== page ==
A native bibionid that has captured public imagination in recent years is the "lovebug," is known in Florida, or,the "honeymoon fly," so named in Louisiana. Other common names are telephonebug, doubleheadedbug, unitedbug. and March fly. These flies range throughout the Gulf states and into Mexico and Central America. They neither bite nor sting, but their mere presence is a nuisance when they occur in large numbers, and they are plagues to motorists and filling-station attendants. The adults in flight splatter on windshields, lights, grills, and radiators of motor vehicles, and their dried remains are hard to remove. They may cause overheating of motors with extensive damage when large numbers are drawn into the cooling systems of liquid-cooled engines. In the northern half of peninsular Florida, there has been a "population explosion" of the lovebug since 1965, but the reason for this is not known. A flight in September, 1969, was estimated to extend over approximately 25% of the land area of Florida, and to reach altitudes of 1,000 to 1,500 ft (300 to 450 m) (Hetrick, 1969, 1970a, b).

Description. The adults are black, with black wings, and with the dorsal portion of the thorax red. The female is 15 mm long and the male is somewhat smaller (figure 322). The larva is slategray, with a darker head capsule. It is 11 to 12 mm long.

Biology. The adults of the first generation fly in May and of the second in September, each for a period of about 4 weeks. The pair mates in flight, and copulation continues until the male dies, flight and crawling being controlled by the larger female. The males live only 2 or 3 days, but the females may live for a week or longer, and may mate with more than 1 male. The mating pairs rest at night, usually on low-growing vegetation. The female lays over 300 eggs in decaying vegetation. The larvae feed on the accumulated decomposed material, often skeletonizing dead leaves. They require adequate moisture and favorable soil temperatures. The pupal stage lasts 7 to 9 days (Hetrick, 1970a).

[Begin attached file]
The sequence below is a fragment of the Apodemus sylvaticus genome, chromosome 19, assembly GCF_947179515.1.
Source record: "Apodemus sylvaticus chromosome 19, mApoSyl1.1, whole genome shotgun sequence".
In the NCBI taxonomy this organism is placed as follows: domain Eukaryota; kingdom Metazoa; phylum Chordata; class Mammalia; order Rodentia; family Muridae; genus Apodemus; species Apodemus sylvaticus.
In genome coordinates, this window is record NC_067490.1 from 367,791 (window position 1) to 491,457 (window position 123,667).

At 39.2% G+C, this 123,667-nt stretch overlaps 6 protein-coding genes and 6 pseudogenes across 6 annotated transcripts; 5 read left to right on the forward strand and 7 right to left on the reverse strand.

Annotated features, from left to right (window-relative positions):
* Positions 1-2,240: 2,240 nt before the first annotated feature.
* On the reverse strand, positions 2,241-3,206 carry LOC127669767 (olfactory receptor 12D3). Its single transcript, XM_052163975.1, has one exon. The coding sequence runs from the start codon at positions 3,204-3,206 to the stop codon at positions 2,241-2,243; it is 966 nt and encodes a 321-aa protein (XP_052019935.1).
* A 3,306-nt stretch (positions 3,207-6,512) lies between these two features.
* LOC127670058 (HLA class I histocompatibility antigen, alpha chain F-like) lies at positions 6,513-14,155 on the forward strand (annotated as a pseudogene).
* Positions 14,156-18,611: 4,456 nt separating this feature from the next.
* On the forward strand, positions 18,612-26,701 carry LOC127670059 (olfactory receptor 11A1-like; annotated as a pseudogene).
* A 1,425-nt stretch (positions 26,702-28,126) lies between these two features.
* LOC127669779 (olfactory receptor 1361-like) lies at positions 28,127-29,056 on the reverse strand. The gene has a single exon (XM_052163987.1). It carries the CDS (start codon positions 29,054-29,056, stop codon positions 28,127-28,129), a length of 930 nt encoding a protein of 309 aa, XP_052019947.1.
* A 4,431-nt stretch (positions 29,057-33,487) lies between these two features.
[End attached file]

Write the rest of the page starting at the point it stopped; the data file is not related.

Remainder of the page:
Control. The flies may be avoided by traveling at night. There is less splattering of them on a vehicle when driving speeds are reduced. Window screen placed between the grill and radiator of an automobile will prevent clogging of cooling fins and overheating of engines. Several minutes of soaking with water will make the fly remains much easier to remove. In May or September, when the adults are in flight, exterior painting of buildings should be avoided.


Scatopsids (Scatopsidae)

These insects were once included in the family Bibionidae. They are small, black or brownish flies, with the appendages and thorax often partly yellowish. The femora of the legs are robust, as with the bibionids, but the legs are somewhat shorter. The antennae have 7 to 12 segments, and are usually slightly longer than the head. There are 3 ocelli (simple eyes), and the proboscis is short and stout (Curran, 1965). The scatopsids were recognized as a separate family by Melander (1916), who stated that the family included "minute black flies, at present bearing the stigma of human disapproval owing to their habit of living in houses but breeding in excrement. Several species have been reared from privies and exposed human feces, and the same species frequently swarm in windows."